The Cause For In-Car Arguments This Summer

Wednesday, June 14, 2017 - 12:30
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Back-seat drivers front the most in-car arguments

With the summer getaway just around the corner, a time when families traditionally spend many hours on the road together, a YouGov survey commissioned by The Motor Ombudsman, the automotive dispute resolution provider, has found that nearly two-fifths (38%) of drivers deem the unwanted comments of back-seat drivers to be the main cause of in-car arguments.

The poll of over 1,500 British motorists was carried out ahead of the launch of The Motor Ombudsman’s “Stay cool this summer” social media campaign on 21 June. The month-long initiative will offer consumers tips for how they can resolve disputes quickly and calmly with their garage in order to achieve a fair outcome and a positive ongoing relationship. In addition, individuals will have the chance to win weekly prizes on Twitter and Facebook to help them stay refreshed as the mercury rises.

The latest study also revealed children shouting, crying and fighting as the second biggest cause of arguments when on a journey (17%). Similarly, one in seven respondents stated that passengers adjusting buttons and dials (14%), changing the radio station or choice of music (14%), and occupants leaving rubbish in the car (14%), are some of the most likely irritations to provoke a dispute with their fellow passengers. To diffuse the situation, over half (53%) of people who have had an argument with passengers while driving, said that they adopt a direct and firm approach for the behaviour to be nipped in the bud there and then. Conversely, almost a quarter (24%) of those questioned prefer a more “laissez-faire” approach by seeing if the situation improves prior to taking any action.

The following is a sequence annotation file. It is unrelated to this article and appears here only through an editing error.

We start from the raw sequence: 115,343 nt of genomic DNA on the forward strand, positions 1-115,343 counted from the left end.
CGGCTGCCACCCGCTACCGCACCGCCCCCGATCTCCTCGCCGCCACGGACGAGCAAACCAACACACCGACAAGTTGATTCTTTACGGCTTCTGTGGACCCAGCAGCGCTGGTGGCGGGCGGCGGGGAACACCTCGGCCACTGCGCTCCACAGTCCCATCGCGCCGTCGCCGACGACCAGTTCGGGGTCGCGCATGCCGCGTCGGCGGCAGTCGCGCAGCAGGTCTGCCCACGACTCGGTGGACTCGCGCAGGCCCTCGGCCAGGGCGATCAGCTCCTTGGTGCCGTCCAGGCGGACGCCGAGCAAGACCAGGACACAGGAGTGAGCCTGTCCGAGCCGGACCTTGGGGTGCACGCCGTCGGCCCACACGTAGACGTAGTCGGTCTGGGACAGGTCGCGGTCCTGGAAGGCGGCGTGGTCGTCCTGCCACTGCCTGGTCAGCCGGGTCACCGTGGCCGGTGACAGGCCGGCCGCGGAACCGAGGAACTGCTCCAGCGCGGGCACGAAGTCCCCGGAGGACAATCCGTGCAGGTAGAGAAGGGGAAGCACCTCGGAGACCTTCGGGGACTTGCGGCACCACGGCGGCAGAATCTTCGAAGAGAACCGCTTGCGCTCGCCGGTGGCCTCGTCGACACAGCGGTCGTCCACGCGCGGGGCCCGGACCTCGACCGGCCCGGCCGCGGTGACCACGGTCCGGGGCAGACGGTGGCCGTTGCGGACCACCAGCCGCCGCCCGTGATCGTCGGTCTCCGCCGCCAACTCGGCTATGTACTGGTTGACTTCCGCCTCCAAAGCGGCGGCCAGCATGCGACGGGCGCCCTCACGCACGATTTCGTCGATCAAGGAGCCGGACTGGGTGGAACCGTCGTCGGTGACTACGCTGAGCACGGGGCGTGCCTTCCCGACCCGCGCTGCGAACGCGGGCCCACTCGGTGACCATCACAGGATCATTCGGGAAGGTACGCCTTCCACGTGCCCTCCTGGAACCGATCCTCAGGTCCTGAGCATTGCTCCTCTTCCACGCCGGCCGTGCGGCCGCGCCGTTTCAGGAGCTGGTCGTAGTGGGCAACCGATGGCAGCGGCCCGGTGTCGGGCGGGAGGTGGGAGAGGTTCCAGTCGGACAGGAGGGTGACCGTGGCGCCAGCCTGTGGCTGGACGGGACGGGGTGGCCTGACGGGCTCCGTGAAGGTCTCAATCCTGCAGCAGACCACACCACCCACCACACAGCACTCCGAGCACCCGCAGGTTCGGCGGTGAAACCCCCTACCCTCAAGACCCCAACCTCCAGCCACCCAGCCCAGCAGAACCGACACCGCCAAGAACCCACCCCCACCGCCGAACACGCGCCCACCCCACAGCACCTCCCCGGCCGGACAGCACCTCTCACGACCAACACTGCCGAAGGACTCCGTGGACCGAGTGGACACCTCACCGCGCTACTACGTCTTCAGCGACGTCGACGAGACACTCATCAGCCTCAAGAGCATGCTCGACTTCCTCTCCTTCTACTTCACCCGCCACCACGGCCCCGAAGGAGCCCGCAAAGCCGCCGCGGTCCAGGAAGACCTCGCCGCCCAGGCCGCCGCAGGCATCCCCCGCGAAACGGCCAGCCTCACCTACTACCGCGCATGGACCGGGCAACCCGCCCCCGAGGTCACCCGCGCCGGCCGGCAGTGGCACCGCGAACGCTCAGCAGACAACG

The majority (48%) of drivers who have argued, think resolving an in-car clash helps to reduce stress. A third of people equally cited that the most important reasons for bringing a dispute to a close were to avoid a repeat of the same arguments (33%), to make future journeys more relaxing by agreeing a compromise (33%), and to have improved relations with others (32%).

In order to let off steam with someone that is impartial and independent of the disagreement, once out of the car, almost one in four (24%) share their side of the argument with their other half, whilst 10% prefer to impart their views of the dispute with friends.

Bill Fennell, Chief Ombudsman and Managing Director of The Motor Ombudsman, said: “Although holidays are an exciting time, being confined to a small space on a long journey can cause tension in the car. As with any differences of opinion, whether with family or a business, it is important for all parties involved to take the time to try to conclude any issues in a cool and constructive way to help prevent the problems from re-occurring. However, just as importantly, the campaign is highlighting that there is help out there for motorists should there be a problem during the purchase, servicing or repair of a car that they haven’t been able to sort out directly with their garage.”

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